Solar panels operate without emitting greenhouse gases or pollutants, and they don’t involve environmentally harmful mining for fuels or materials. When compared to the usual mix of fossil fuel power sources powering New England, each 1,000-kWh generated by a solar electric system prevents the release of 0.17 pounds of sulfur dioxide, 0.35 pounds of nitrogen oxides, and a substantial 747 pounds of carbon dioxide emissions into the atmosphere.
Solar panels can be recycled at the end of their lifespan. Solar panels are typically made of materials such as glass, aluminum, copper, and semiconductors. When their useful lifespan ends, these materials can be reclaimed and repurposed for new solar panels or other items. Collaborative efforts between organizations like the Solar Energy Industries Association (SEIA), manufacturers, and installers are establishing networks to responsibly repurpose or recycle components of solar electric systems nearing the end of their life cycle.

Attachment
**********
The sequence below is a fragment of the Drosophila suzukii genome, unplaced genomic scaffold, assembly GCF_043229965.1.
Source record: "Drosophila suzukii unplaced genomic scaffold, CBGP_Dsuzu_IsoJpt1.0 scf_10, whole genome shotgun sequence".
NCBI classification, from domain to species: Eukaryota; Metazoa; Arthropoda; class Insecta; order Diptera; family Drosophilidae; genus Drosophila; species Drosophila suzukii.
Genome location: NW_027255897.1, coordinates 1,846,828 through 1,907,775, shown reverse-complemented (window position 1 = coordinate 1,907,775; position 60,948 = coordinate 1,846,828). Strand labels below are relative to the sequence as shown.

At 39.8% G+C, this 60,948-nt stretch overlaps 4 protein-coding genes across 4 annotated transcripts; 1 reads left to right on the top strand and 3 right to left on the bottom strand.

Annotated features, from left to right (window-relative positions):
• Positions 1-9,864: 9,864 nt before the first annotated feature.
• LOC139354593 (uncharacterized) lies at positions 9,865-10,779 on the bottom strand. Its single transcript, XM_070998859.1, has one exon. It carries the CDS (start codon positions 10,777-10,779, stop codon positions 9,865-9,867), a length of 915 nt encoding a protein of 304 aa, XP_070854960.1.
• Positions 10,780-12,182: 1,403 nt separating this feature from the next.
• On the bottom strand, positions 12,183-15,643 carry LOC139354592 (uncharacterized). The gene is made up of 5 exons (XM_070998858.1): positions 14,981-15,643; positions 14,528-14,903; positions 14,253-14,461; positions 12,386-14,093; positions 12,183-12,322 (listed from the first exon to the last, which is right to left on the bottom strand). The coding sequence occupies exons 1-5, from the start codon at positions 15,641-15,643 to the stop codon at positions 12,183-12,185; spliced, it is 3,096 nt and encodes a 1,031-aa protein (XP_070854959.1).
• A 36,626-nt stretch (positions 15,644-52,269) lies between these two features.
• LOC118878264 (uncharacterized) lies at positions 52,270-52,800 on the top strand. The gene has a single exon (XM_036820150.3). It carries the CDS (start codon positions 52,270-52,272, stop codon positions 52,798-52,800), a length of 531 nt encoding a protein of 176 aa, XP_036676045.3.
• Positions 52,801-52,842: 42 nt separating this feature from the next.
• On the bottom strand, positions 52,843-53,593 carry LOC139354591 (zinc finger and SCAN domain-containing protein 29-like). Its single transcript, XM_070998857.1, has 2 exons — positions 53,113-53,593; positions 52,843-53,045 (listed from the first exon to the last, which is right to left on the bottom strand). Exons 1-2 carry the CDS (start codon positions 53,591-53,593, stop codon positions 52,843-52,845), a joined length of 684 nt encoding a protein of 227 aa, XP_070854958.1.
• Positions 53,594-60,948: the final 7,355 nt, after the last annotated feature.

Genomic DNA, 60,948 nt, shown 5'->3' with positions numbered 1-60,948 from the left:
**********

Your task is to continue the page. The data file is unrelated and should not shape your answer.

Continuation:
For countless residents and business owners in Massachusetts, installing a solar electric system is a logical investment that converts abundant sunlight into electricity, reduces air pollution, slashes or eliminates monthly electricity expenses, and contributes to the local economy by generating jobs and supporting local businesses.